What research do you do? I'm serious. I'd do whatever I thought best for my animals based on:
a) thriftiness (how they look and perform)
b)cost (very real to me)
c) convenience (ease and continuity of preparation and aquisition, also considering this for travelling).

It's tough to feel like someone might consider your choice of diet to be pracically abusive if it works for you and your animals, yet I still look for the better thing if I can do it.

#25 lrayburn

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Posted 04 July 2005 - 05:30 AM

Rebecca,
Would you mind sending me more info about the guy in SC that provides whole critters for raw feeders? My email is lisa_rayburn at hotmail if you didn't mind.

PowderPuff,
I'm switching my dogs to raw because Ben doesn't do well on most kibbles and both dogs were getting tartar on their teeth. I don't want my dogs to be anesthetized just for teeth cleaning and would like them to have fresher breath.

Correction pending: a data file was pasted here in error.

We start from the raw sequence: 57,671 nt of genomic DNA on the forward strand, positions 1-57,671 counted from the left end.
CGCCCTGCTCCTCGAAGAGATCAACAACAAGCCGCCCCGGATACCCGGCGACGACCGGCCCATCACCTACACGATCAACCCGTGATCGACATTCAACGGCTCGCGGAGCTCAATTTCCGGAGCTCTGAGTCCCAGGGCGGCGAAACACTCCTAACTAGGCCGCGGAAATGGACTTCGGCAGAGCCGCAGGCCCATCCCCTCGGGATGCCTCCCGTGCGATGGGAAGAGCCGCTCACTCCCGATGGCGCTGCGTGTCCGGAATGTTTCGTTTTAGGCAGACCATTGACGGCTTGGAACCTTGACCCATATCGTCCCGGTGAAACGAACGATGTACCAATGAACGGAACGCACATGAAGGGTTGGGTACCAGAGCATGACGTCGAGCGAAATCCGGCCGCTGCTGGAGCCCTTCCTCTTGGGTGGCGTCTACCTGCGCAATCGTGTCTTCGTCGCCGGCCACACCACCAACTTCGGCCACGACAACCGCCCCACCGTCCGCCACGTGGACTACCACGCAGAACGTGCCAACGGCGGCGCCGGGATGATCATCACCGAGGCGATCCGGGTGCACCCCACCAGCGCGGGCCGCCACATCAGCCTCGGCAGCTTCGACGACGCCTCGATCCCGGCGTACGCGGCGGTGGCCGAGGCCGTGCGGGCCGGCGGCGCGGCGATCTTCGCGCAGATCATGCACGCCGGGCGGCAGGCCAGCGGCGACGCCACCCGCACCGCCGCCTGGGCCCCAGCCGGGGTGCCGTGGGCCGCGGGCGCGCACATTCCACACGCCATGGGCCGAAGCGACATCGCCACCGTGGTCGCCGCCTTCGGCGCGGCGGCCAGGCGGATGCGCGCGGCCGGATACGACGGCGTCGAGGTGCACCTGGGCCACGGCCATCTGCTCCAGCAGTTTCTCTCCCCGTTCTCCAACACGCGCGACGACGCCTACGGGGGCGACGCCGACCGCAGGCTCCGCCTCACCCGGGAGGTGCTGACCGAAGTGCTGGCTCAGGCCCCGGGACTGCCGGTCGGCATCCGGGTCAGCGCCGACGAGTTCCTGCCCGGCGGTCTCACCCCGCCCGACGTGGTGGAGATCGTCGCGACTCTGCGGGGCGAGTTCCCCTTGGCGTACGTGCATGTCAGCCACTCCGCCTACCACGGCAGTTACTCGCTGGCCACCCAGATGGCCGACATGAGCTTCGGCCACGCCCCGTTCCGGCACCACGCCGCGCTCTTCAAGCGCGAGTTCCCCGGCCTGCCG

Ben was eating Purina One Sensitive Stomach and doing okay but not great on it so I'm hoping to see an improvement with the raw. I think he has some food allergies or "sensitivities". If your dog is doing well on the kibble it is on - that's fine. If you have a problem - skin allergies, tooth and breath issues, chronic or degenerative diseases - raw might help and it can't hurt to try.

If you decide to switch your dog, go ahead and do it. Just feed her in her crate or in a separate room from the other dog - the benefits will be worth the slight inconvenience.

I'm currently feeding raw to two dogs in a one-room efficiency with a dorm-room refrigerator, two cats and a house rabbit. So it can be done - it's not much more difficult than kibble and it's a lot more fun for all of us.